Will Ukraine’s hotheads trigger a new cold war?

Like 10 years ago following the “Orange Revolution”, there’s been a dramatic shift in power in Ukraine and a formerly stable political system has collapsed.

Drawing by Alexei Iorsh. Click to enlarge the image

Unfortunately, this time around events were more tragic, with numerous casualties, bloodshed, and mutual hatred. Now there is hope and romanticism among the victors, who promise not to repeat past mistakes. None the less, independent commentators remain sceptical, fearing that the country could once again follow the same trajectory.

Various factors led to the bloody climax in Kiev, including the failure of the Ukrainian political class which, after more than 20 years of independence, has yet to realise its responsibility to the country. The tragedy should serve as a lesson for external players. All too often, neighbouring Russia and the European Union have viewed Ukraine as an object of competition for geopolitical influence.

The principal conclusion to be drawn from the turmoil is that Ukraine should never have been forced to choose once and for all between Russia and the West. Ukraine’s heterogeneity creates a situation in which any attempt by the government to side with a particular foreign power leads to a sharp increase in internal tensions. Ukraine’s problems can only be addressed when its largest foreign partners work together. A zero sum game is destructive for a country sandwiched between two large powers.

Last week’s convulsions have demonstrated just how polarised Ukrainian society is. The interpretations of events in both Russia and Europe are dangerously black and white, and loaded with ideological clichés. They support the extremist forces on both sides – the extreme nationalists of western Ukraine and the revanchists in the east.

A period of stabilisation is needed to reduce the risks. The issue that will soon be at the top of the agenda is the revision of Viktor Yanukovich’s foreign-policy legacy. At the core of that legacy are Ukraine’s non-aligned status and the agreement on deployment of Russia’s Black Sea Fleet in Sevastopol until 2042. The new regime’s desire to eject the fleet as well as to raise once again the issue of Ukraine’s Nato membership, could trigger an extremely negative reaction in Moscow and rekindle geopolitical rivalry. This, in turn, could force Russia to reconsider all possibilities, all the way up to encouraging some provinces to secede.

Politicians in Kiev immediately returned to the issue of the association agreement with the EU, which triggered the revolution in the first place. It is clear that politicians in Brussels, Warsaw, and Berlin would like to reverse the failure at the Vilnius summit. But the problems that led to the failure in November have not vanished with the change of government in Kiev. Ukraine’s economic success is possible only if it is able to maintain opportunities in the Russian and European markets. Tripartite consultations and the co-ordination of interests are needed to make this happen. President Vladimir Putin proposed such a course of action last autumn, but the EU wasn’t interested. If last year’s scenario is replayed, the new Ukrainian regime will face even greater challenges from Russian obstruction.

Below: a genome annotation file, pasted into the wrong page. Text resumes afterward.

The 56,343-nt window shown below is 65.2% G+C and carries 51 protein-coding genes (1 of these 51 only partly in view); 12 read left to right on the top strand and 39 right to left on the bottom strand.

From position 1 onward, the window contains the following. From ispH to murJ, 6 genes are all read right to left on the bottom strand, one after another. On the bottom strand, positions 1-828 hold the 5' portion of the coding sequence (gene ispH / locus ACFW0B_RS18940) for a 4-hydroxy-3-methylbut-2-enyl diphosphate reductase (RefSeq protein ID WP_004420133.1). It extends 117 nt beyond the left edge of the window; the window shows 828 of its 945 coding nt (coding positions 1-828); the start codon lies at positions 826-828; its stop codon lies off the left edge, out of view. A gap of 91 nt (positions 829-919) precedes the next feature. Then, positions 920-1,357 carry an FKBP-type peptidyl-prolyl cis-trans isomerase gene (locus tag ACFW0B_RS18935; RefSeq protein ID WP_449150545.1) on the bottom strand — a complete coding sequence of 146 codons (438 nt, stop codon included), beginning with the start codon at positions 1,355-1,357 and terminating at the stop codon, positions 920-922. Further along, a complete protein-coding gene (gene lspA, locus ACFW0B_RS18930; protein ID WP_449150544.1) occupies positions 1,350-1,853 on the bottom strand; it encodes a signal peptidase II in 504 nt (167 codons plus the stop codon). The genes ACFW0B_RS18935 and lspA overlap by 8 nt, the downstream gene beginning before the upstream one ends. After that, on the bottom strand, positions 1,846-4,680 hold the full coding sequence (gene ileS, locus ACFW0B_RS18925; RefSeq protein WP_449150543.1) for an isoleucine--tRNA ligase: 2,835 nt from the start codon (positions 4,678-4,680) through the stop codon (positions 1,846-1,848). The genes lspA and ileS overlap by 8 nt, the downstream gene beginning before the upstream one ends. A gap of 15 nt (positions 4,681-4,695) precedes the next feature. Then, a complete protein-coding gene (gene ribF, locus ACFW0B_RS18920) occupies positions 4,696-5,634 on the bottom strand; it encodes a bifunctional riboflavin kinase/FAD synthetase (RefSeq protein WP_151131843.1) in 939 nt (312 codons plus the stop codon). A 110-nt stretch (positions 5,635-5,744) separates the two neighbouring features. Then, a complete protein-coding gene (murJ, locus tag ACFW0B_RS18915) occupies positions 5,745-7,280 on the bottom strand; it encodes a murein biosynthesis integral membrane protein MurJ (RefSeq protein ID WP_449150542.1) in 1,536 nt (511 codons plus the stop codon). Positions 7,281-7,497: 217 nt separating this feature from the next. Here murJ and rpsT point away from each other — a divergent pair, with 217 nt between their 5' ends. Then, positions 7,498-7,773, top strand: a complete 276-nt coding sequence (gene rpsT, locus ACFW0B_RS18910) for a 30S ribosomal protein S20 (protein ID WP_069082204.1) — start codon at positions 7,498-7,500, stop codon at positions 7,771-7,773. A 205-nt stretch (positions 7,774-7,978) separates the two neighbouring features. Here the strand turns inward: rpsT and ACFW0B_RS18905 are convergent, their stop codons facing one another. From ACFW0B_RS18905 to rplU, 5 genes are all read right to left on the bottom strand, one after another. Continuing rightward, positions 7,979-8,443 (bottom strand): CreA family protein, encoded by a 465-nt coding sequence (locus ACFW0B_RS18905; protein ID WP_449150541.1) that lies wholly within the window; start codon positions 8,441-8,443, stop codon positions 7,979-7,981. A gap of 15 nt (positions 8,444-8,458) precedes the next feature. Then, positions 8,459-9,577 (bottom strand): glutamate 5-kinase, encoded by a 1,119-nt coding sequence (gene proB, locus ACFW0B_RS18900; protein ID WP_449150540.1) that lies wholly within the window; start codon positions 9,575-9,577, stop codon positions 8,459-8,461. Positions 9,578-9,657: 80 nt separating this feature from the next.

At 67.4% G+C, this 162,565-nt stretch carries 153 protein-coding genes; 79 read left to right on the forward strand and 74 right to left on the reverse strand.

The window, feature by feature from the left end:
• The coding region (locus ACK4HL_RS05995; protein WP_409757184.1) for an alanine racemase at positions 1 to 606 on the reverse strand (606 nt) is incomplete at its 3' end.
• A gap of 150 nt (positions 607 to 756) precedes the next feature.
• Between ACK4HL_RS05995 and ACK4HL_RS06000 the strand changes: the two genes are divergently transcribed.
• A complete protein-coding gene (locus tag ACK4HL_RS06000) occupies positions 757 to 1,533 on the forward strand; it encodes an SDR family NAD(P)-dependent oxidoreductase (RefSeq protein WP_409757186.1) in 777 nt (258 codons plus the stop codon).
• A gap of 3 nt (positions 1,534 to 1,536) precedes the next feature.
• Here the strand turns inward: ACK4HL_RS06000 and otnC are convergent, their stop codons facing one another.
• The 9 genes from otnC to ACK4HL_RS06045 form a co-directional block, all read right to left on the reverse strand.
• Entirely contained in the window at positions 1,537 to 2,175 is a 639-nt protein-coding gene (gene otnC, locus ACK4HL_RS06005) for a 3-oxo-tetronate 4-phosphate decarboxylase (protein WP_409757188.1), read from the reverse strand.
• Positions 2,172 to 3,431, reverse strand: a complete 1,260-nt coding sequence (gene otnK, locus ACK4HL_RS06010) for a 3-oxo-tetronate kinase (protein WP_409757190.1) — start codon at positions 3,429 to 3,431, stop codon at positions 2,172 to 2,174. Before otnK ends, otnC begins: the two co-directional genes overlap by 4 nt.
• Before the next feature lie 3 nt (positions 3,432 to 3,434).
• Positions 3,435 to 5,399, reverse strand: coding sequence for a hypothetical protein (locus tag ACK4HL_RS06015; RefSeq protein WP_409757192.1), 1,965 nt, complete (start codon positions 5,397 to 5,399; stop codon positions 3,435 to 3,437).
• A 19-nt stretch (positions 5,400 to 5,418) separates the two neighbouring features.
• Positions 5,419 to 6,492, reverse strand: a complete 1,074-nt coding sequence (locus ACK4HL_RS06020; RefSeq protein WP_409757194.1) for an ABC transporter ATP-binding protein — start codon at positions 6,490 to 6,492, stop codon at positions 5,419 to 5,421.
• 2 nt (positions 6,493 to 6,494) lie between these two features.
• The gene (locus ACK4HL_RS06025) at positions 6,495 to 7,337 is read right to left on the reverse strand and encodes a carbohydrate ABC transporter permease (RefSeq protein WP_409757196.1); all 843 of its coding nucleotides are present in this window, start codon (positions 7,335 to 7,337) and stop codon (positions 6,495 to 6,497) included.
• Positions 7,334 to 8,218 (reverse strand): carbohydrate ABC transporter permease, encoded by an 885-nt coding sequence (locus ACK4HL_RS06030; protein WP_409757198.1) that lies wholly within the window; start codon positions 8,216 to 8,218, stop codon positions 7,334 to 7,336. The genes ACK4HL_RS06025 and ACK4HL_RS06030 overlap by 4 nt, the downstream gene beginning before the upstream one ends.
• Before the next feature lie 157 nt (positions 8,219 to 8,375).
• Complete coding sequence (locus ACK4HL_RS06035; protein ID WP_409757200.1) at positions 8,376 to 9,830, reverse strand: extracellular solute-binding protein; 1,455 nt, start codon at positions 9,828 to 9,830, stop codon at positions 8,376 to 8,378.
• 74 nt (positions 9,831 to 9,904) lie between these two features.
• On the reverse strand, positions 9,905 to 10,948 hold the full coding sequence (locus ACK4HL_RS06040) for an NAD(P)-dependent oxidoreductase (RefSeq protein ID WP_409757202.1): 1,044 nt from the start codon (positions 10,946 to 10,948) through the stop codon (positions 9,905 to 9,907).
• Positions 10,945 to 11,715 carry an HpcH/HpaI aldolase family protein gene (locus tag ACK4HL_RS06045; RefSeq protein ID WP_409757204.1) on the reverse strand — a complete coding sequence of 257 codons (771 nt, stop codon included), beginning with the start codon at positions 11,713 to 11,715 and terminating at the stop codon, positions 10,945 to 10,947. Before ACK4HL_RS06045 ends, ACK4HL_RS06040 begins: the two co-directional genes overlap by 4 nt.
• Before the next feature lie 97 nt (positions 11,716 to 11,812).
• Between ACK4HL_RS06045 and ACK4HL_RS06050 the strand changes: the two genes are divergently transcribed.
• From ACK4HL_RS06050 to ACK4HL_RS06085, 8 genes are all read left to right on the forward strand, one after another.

A possible attempt by the most militant of the victors to “punish” their opponents, particularly in the east and the south, is another threat. The West is trying to ignore Maidan’s ultra-nationalists, who worship the nationalists of the past that fought on the side of the Nazis. The National Revolution that Maidan is proclaiming has the following items on its agenda: the definition of “anti-national" forces, a ban on ideologies associated with the “accursed past”, lustration (the disqualification of those guilty of past abuses from participating in a new government), and a requirement to swear loyalty not even to the new government, but to a new system of symbols. Such a practice could stoke up major tensions between different parts of the country and provoke a backlash in Russia, to whom the eastern population will appeal.

This new page in Ukraine’s history may be similar in content to what happened in Eastern Europe following the demise of the Soviet Union. However, given the size, complexity and specificity of the country, all the pressing problems that faced the post-communist states will be expressed in a more vivid and perverted form. At the beginning of the Nineties there was no great competition for influence (given that Russia had dropped out of the race), whereas now such competition is inevitable.

We’ve heard many times since 1989 that the Cold War is over. But time after time events have shown that the inertia of confrontation and rivalry has not disappeared, and that old instincts are very much alive. Ukraine represents a turning point, beyond which there are two possibilities. Either Russia, the United States and the European powers work together to untie the knots of European history, one of which is Ukraine, or a new Cold War will begin in Europe, potentially symbolised by a divided state.

Fyodor Lukyanov is Chairman of the Council for Foreign and Defence Policies and Editor in Chief of the journal Russia in Global Affairs.

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